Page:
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I am interested in implementing some particle techniques for fluid simulation on GPU's using CUDA.

From my experience, the usual way to do visualizations in computational physics on the CPU is to make the program/application output data files (like .vtk files) at every needed time-step and visualize them using a data visualization tool like ParaView or VisIt.

Is there a way to do the visualization directly on the GPU? Do I have to keep sending back per-time-step data files to the CPU, so that after the program exits I can use ParaView/VisIt on them? Wouldn't there be a performance penalty if so?

If some popular ways of doing GPU based visualization for high-performance computing can be listed here that would be really helpful.

Note: I will be using the graphics cards GTX 570 and Tesla C2050 for most of my work. I am using CUDA 4.0.

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2 Answers 2

up vote 5 down vote accepted

CUDA <-> OpenGL is quite simple.

You create a OpenGL vertex buffer like this:

unsigned int _vbo;
cudaGraphicsResource *_vb_resource;

glGenBuffers(1, &_vbo);
glBindBuffer(GL_ARRAY_BUFFER, _vbo);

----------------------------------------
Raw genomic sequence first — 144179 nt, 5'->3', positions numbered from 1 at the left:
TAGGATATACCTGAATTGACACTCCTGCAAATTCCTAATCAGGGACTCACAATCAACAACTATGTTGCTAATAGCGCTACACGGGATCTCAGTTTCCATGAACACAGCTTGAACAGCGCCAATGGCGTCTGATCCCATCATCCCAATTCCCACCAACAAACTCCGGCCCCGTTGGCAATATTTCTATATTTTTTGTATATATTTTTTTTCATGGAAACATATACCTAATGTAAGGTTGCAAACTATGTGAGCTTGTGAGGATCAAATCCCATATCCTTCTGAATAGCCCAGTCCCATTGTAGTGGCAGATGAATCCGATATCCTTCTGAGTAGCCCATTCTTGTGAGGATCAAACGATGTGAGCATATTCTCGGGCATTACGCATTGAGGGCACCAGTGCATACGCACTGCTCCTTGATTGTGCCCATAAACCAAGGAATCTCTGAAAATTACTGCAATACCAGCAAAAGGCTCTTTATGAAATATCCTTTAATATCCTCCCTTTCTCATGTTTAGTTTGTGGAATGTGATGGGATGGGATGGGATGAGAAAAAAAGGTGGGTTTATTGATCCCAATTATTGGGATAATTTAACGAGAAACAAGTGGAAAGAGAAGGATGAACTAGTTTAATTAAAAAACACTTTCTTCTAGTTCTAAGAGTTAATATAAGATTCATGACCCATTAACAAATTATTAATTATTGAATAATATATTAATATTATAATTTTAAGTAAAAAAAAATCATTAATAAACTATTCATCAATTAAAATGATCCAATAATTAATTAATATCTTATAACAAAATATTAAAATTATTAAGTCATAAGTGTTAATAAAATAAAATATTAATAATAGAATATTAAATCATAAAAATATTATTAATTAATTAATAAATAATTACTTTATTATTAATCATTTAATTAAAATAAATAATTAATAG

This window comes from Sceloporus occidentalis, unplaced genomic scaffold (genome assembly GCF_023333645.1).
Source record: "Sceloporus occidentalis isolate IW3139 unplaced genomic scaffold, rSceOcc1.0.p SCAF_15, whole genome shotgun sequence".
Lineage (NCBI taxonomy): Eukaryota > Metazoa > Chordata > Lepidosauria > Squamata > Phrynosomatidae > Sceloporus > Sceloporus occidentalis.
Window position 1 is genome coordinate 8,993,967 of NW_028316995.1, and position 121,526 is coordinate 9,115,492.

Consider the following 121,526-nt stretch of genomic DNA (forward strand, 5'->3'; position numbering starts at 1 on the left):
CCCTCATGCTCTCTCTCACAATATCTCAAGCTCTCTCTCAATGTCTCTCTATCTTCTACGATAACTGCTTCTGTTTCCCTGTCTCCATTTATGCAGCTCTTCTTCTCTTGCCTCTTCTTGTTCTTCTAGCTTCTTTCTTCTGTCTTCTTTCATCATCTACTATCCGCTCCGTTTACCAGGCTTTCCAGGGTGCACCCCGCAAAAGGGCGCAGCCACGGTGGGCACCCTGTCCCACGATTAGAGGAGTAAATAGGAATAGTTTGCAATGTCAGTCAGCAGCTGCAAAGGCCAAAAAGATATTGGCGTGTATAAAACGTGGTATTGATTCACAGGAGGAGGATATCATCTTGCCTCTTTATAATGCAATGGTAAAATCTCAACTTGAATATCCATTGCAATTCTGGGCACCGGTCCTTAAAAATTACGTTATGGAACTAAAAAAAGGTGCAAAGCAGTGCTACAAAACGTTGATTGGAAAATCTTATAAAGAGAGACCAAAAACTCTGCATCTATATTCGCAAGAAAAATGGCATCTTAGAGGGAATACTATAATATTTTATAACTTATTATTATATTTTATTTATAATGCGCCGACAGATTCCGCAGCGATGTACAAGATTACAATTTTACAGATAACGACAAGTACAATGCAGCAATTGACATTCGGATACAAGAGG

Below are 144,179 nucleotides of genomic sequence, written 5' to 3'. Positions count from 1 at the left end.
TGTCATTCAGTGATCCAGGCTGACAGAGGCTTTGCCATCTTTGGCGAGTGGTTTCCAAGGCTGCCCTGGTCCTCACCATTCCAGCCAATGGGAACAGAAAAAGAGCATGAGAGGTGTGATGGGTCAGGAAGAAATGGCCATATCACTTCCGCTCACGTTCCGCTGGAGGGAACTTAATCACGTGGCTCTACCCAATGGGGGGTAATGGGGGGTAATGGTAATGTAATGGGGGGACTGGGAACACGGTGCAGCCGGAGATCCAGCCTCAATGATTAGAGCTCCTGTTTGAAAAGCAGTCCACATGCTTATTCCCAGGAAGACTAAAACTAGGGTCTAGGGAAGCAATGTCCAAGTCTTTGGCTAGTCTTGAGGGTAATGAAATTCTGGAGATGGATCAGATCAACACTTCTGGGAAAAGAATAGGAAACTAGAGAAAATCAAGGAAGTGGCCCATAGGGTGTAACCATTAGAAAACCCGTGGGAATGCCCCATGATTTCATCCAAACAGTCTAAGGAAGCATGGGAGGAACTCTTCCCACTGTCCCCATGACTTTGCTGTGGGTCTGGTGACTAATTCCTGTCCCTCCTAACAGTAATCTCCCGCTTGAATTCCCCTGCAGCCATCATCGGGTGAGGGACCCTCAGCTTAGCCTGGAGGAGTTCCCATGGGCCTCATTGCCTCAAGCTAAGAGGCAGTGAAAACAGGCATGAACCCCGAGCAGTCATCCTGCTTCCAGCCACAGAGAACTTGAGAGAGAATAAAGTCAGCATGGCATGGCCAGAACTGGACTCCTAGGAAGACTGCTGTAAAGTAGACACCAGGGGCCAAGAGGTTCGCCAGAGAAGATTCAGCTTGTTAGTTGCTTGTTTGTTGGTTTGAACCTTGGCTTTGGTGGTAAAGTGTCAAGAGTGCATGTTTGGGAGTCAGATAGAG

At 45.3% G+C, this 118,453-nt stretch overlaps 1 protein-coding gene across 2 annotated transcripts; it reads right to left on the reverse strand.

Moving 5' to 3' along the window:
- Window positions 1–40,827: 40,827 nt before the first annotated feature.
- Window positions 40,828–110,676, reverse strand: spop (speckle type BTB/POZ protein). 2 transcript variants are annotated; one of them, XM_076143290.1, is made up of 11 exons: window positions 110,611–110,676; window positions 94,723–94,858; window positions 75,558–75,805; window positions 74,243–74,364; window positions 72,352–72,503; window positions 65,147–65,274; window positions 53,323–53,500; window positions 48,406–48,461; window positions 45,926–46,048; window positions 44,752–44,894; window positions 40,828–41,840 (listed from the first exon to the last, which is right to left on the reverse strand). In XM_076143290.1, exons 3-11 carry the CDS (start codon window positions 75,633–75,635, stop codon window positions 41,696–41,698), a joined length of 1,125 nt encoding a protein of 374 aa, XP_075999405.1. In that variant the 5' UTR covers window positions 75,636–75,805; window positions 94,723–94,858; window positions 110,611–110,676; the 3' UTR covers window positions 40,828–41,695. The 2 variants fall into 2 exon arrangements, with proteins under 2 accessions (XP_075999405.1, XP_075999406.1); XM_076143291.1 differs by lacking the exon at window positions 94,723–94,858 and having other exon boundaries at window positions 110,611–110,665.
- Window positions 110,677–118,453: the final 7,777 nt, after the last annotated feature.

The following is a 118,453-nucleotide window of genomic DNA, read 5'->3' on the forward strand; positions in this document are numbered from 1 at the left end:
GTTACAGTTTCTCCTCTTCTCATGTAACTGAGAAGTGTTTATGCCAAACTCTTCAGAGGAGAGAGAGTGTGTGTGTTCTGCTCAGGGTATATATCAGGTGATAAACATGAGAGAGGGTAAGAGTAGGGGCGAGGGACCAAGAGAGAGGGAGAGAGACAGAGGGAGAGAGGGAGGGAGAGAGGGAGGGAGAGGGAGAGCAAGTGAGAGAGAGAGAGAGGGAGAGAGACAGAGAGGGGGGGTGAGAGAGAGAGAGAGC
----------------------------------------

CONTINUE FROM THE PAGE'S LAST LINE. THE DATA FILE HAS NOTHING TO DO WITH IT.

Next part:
glBufferData(GL_ARRAY_BUFFER, size, NULL, GL_DYNAMIC_DRAW);

register it with CUDA:

cudaGraphicsGLRegisterBuffer(_vb_resource, _vbo, FLAGS);

map it before you call your visualisation kernel:

vertex_t *ptr = NULL;
size_t size; 
cudaGraphicsMapResources(1, &_vb_resource, 0);
cudaGraphicsResourceGetMappedPointer(ptr, &size, _vb_resource);

call your kernel with the vertex buffer as argument:

visData<<<BLOCKS, THREADS>>>(data, ptr);

unmap your vertex buffer

cudaGraphicsUnmapResources(1, &_vb_resource, 0);

and your done. OpenGL can now render your data.

Also CUDA can interop with DirectX 10 and 11 (even 9 but this is deprecated and depressing)

Have a look at the samples posted by Martin Beckett. It is not that tricky.

EDIT: A little hint: Disabling vsync may result in better computation performance. vsync is per default enabled. If you have only on thread for rendering and calculations vsync will drop your calculation fps rate to the vsync rate of the used display (60Hz)

To disable vSync on Windows and Linux use:

    // turn off vsync
#ifndef _WIN32
    // or just try it for non Windows 
    if (glXGetProcAddress((const GLubyte*) "glXSwapIntervalMESA") != NULL)
        ((void (*)(int))glXGetProcAddress((const GLubyte*) "glXSwapIntervalMESA"))(0);
    else if (glXGetProcAddress((const GLubyte*) "glXSwapIntervalSGI") != NULL)
        ((void (*)(int))glXGetProcAddress((const GLubyte*) "glXSwapIntervalSGI"))(0);
#else
    wglSwapIntervalEXT(0);
#endif
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Cuda, not surprisingly, plays very nicely with opengl.

So you can have CUDA write your results to a VBO and render the scene with openGL, or if it is a map type result directly to a texture

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